You may or may not know that I bought a Super Famicom recently. The nostalgia kick is immense and great childish fun. I have lots of things to say about my SuFami experiences but don’t want to clog up this blog with all that stuff. Due to having quite a lot of free time at work, I’ve made a brand new website.
I introduce to you to SuFamiThoughts.com, please come and have a look. If you want to contribute let me know.
Welcome to the May 2011 Japanese Blog Matsuri.
This month we are going to learn that kanji can be fun, interesting, insightful, beautiful and most importantly necessary to communicate in Japanese.
Having fallen in love with kanji myself I was looking forward to reading what others had to say about it and their experiences learning it. I have noticed, not only through the submitted blogs themselves but also from those commenting, that people who have taken the time to learn kanji have great fondness for it and seem to want to encourage other Japanese language learners to start learning asap.
Why study kanji at all? Here we are given a compelling reason for picking up the textbooks.
One man’s story about how he came to the conclusion that studying kanji was for the best and also how it improved his live in Japan and other aspects of his Japanese learning. A experience that no doubt many people can relate to.
Interested by the mention of kanji radicals in the previous post and want to know more? JLPT Boot Camp has the answers you are looking for.
Some say a picture tells a thousand words and the picture here tells us so much. Not only does it remind us of the beauty of Japanese script but also the beginning of a fairy story. I love this.
What does the way countries were once written in Japan tell us about the Japanese view of the rest of the world? Find out in this blog.
And there you have it. A short and wonderfully sweet masturi. Unfortunately there is no host for next month matsuri listed currently. Perhaps you could put your name down for it. Find out how at the mastsuri faq page.
It is my pleasure to announce the theme for the May 2011 Japan Blog Matsuri. Before I do though, please have a look at the previous month’s over at NihongoUp. Thank you to Philip Seyfi for hosting it.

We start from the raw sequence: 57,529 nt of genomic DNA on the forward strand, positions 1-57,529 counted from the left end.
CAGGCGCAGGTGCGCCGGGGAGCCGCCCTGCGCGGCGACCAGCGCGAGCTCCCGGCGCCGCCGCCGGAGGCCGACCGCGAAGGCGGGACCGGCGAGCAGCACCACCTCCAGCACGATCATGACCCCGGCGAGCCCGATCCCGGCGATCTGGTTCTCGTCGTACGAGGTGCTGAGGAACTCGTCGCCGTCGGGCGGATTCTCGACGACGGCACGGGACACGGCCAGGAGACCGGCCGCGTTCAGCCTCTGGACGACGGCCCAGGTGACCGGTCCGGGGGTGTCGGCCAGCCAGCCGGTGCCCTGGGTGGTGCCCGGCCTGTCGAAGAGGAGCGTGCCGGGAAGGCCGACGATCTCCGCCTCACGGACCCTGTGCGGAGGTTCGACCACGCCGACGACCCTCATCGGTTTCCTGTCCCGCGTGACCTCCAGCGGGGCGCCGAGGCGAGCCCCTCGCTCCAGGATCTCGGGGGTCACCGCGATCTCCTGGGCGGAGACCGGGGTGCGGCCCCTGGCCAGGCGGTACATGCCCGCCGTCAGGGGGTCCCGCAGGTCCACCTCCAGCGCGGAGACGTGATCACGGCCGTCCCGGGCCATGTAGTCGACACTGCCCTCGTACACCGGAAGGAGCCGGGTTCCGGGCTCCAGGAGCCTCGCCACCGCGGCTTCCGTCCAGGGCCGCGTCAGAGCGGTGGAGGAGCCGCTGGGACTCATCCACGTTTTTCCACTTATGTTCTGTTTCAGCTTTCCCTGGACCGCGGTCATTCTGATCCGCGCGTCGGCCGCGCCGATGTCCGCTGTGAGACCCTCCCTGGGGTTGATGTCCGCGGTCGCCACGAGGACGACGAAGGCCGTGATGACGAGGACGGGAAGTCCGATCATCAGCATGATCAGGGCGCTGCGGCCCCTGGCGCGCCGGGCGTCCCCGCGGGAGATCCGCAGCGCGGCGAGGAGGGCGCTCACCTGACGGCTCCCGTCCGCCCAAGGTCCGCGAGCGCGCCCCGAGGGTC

Without further ado allow to tell you that this month’s theme is “I Can-ji”.
What does that mean? Well, since I have come to Japan I have fallen in love with kanji and although my level is still pretty low I am always amazed how it adds so much to the language. Kanji has this reputation of being some kind of impossible thing and whilst I agree it does take a lot of work, it is so rewarding to learn. So I want to hear your kanji stories to show people that kanji can be fun, interesting and as a friend of mine once said, ‘Really, really sexy’.
For this month could you please write your kanji stories. It could be about anything relating of the writing of Japanese. How do you study kanji? Do you have any tips and tricks to remember things? Do you simply ignore it? Has your kanji knowledge (or lack of it) landed you in hot water or resulted in you finding interesting places? What’s your favourite kanji? Is there a kanji you loathe? Have you seen kanji used incorrectly in western things? The sky (or should that be ‘the 空’) is the limit.
The official rules for the matsuri are here. Also please add at least 1 picture to your post and and link back here.
Anyone can submit a post, you don’t have to be in Japan or even have a blog about Japan, just stick to the theme. To submit either write the link in a comment under this post or use the Blog Carnival Widget.
The deadline of submissions is 22th May and remember,
Happy Father’s Day to all dads out there. Hope you enjoy your day (especially my dad). I’ve been watching the first series of Doctor Who again recently, the episode I watched today was titled “Father’s Day”. A happy coincidence.
Certain loyal readers to my website may have noticed that I haven’t been updated much recently. The reason for this is that until recently I have had no internet access available. Now that this situation has changed more posts should be coming soon (such as stories about how difficult it is to sort out an internet connection in Japan).
I recently discovered that pita bread is known as pita pan in Japanese. The pita bread merchandising board of Japan are missing a trick not partnering with Disney.
Peter Pan Pita Pan
Would sell like hot cakes.